Voters across the U.S. are starting to say, "NO!" to public water fluoridation

About three out of four Americans take a medical treatment every time they have a sip of water from the faucet.

I’m talking about fluoride, of course.

Fluoride is added to your water without your consent. You can’t control the dosage. And even the CDC admits that more than 30 percent of U.S. children have some level of — a condition where teeth become discolored and pitted due to fluoride overexposure.

So here’s an idea: Ask people if they want fluoride added to their water.

That’s what county commissioners did in Florida’s Pinellas County. And the voters said, “No thanks!”

One of those commissioners told the New York Times: “I’m in opposition to putting a medical treatment into the public drinking water supply without a vote of the people who drink that water.”

How’s THAT for radical thinking?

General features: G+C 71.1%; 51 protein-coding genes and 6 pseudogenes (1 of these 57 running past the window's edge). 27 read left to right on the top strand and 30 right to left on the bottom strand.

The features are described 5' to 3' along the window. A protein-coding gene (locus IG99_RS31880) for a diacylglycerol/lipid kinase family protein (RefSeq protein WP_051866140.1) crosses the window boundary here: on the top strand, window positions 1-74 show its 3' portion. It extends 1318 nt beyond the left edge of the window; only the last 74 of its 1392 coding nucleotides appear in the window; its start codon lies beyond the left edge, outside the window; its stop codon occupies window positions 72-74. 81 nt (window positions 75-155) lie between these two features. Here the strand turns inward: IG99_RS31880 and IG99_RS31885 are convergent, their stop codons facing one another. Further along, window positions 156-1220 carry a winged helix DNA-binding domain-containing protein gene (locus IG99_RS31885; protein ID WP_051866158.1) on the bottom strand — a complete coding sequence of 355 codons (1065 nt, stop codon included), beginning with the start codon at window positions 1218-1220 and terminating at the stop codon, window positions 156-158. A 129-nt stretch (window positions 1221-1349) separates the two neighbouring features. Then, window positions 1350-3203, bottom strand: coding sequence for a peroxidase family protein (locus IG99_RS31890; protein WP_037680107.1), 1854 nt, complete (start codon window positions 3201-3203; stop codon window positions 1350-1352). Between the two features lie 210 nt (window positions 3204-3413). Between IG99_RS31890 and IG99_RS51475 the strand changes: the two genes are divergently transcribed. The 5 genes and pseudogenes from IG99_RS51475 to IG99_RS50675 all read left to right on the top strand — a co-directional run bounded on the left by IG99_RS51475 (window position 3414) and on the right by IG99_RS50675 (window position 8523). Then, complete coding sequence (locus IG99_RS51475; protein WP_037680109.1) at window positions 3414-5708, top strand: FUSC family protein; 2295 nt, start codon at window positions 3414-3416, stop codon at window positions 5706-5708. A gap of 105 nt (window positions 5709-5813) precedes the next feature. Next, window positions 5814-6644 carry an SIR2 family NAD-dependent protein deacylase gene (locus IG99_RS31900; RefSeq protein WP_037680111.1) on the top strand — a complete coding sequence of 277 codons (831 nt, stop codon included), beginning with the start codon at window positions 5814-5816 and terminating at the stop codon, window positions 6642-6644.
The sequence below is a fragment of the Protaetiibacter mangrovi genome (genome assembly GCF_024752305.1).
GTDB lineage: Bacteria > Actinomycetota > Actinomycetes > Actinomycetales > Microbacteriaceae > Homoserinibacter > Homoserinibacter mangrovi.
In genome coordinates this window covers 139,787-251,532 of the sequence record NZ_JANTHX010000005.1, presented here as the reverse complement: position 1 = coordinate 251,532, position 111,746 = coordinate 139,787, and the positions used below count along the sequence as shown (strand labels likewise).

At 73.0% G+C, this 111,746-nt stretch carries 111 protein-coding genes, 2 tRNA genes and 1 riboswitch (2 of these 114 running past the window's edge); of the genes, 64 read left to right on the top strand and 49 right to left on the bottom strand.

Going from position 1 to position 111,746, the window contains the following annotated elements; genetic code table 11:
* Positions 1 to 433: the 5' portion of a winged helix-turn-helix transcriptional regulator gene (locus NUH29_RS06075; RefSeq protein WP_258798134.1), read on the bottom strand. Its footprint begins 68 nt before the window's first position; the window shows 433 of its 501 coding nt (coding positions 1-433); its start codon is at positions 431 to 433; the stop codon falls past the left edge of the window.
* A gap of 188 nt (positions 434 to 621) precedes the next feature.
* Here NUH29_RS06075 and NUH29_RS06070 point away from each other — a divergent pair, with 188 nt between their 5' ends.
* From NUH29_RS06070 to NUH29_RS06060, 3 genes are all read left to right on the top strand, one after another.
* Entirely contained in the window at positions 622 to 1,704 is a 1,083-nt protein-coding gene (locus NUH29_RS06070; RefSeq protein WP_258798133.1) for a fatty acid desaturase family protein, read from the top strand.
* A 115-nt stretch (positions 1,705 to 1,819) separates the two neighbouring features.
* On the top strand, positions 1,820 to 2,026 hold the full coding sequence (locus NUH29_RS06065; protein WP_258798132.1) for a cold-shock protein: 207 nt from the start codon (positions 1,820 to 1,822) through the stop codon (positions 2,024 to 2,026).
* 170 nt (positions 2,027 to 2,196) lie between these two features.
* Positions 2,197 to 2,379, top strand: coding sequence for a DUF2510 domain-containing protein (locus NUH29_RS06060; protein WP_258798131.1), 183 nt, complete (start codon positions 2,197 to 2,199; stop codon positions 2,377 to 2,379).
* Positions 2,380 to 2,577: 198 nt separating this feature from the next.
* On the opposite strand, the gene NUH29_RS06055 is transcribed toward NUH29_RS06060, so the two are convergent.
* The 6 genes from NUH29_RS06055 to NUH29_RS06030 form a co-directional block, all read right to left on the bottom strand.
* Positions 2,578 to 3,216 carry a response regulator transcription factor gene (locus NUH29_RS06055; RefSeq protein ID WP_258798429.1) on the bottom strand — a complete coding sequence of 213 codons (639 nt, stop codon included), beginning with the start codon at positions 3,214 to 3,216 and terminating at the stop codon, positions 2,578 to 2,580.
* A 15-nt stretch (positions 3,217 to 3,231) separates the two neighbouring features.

The Times reports that this sort of thing is starting to happen all over the U.S.

Earlier this year, officials in Fairbanks, Alaska evaluated their fluoridation plan with dentists, doctors and scientists and decided to put an end to public fluoridation.

That’s a great idea whose time is long overdue.

Fluoride is like any treatment. If you want it, you can easily get it. But no medication or supplement should be put in the public water and piped into your home.

And if you want the real scoop on fluoride, Bill Douglass lays it all out here.

“More places change course on fluoride in water” Lizette Alvarez, New York Times, 10/13/11,

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